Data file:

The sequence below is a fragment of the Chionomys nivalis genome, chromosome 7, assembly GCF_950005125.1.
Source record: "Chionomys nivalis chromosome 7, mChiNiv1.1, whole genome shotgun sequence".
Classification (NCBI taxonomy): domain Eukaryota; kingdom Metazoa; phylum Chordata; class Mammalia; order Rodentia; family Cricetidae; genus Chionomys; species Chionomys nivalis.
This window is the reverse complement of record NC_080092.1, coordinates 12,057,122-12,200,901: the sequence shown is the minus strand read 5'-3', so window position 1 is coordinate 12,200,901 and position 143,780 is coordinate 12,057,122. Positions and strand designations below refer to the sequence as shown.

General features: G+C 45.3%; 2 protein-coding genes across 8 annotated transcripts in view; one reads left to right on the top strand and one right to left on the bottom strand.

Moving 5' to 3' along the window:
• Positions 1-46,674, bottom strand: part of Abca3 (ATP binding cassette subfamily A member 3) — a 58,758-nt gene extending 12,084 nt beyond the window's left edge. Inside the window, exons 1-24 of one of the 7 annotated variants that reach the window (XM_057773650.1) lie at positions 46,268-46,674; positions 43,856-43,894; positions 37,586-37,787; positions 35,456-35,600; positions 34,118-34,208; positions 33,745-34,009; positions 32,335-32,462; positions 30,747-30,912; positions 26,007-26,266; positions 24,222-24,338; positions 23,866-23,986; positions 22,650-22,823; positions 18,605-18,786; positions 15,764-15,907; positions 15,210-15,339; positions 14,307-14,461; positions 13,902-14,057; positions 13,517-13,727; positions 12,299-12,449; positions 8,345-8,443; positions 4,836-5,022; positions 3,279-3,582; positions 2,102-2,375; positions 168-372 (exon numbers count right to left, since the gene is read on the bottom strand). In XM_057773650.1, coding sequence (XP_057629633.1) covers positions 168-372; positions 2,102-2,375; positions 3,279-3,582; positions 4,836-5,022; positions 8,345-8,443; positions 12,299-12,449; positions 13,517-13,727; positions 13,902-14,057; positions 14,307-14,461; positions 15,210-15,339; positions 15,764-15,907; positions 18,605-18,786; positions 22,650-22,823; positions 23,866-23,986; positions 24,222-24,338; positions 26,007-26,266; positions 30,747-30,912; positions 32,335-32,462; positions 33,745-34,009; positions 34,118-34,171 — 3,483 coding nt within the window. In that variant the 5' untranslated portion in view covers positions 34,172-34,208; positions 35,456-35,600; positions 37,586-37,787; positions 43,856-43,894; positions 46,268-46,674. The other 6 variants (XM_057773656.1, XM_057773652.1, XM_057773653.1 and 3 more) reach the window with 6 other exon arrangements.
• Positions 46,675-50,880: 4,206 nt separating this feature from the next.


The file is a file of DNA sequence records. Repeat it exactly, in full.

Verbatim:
The sequence below is a fragment of the Chionomys nivalis genome, chromosome 7, assembly GCF_950005125.1.
Source record: "Chionomys nivalis chromosome 7, mChiNiv1.1, whole genome shotgun sequence".
Classification (NCBI taxonomy): domain Eukaryota; kingdom Metazoa; phylum Chordata; class Mammalia; order Rodentia; family Cricetidae; genus Chionomys; species Chionomys nivalis.
This window is the reverse complement of record NC_080092.1, coordinates 12,057,122-12,200,901: the sequence shown is the minus strand read 5'-3', so window position 1 is coordinate 12,200,901 and position 143,780 is coordinate 12,057,122. Positions and strand designations below refer to the sequence as shown.

General features: G+C 45.3%; 2 protein-coding genes across 8 annotated transcripts in view; one reads left to right on the top strand and one right to left on the bottom strand.

Moving 5' to 3' along the window:
• Positions 1-46,674, bottom strand: part of Abca3 (ATP binding cassette subfamily A member 3) — a 58,758-nt gene extending 12,084 nt beyond the window's left edge. Inside the window, exons 1-24 of one of the 7 annotated variants that reach the window (XM_057773650.1) lie at positions 46,268-46,674; positions 43,856-43,894; positions 37,586-37,787; positions 35,456-35,600; positions 34,118-34,208; positions 33,745-34,009; positions 32,335-32,462; positions 30,747-30,912; positions 26,007-26,266; positions 24,222-24,338; positions 23,866-23,986; positions 22,650-22,823; positions 18,605-18,786; positions 15,764-15,907; positions 15,210-15,339; positions 14,307-14,461; positions 13,902-14,057; positions 13,517-13,727; positions 12,299-12,449; positions 8,345-8,443; positions 4,836-5,022; positions 3,279-3,582; positions 2,102-2,375; positions 168-372 (exon numbers count right to left, since the gene is read on the bottom strand). In XM_057773650.1, coding sequence (XP_057629633.1) covers positions 168-372; positions 2,102-2,375; positions 3,279-3,582; positions 4,836-5,022; positions 8,345-8,443; positions 12,299-12,449; positions 13,517-13,727; positions 13,902-14,057; positions 14,307-14,461; positions 15,210-15,339; positions 15,764-15,907; positions 18,605-18,786; positions 22,650-22,823; positions 23,866-23,986; positions 24,222-24,338; positions 26,007-26,266; positions 30,747-30,912; positions 32,335-32,462; positions 33,745-34,009; positions 34,118-34,171 — 3,483 coding nt within the window. In that variant the 5' untranslated portion in view covers positions 34,172-34,208; positions 35,456-35,600; positions 37,586-37,787; positions 43,856-43,894; positions 46,268-46,674. The other 6 variants (XM_057773656.1, XM_057773652.1, XM_057773653.1 and 3 more) reach the window with 6 other exon arrangements.
• Positions 46,675-50,880: 4,206 nt separating this feature from the next.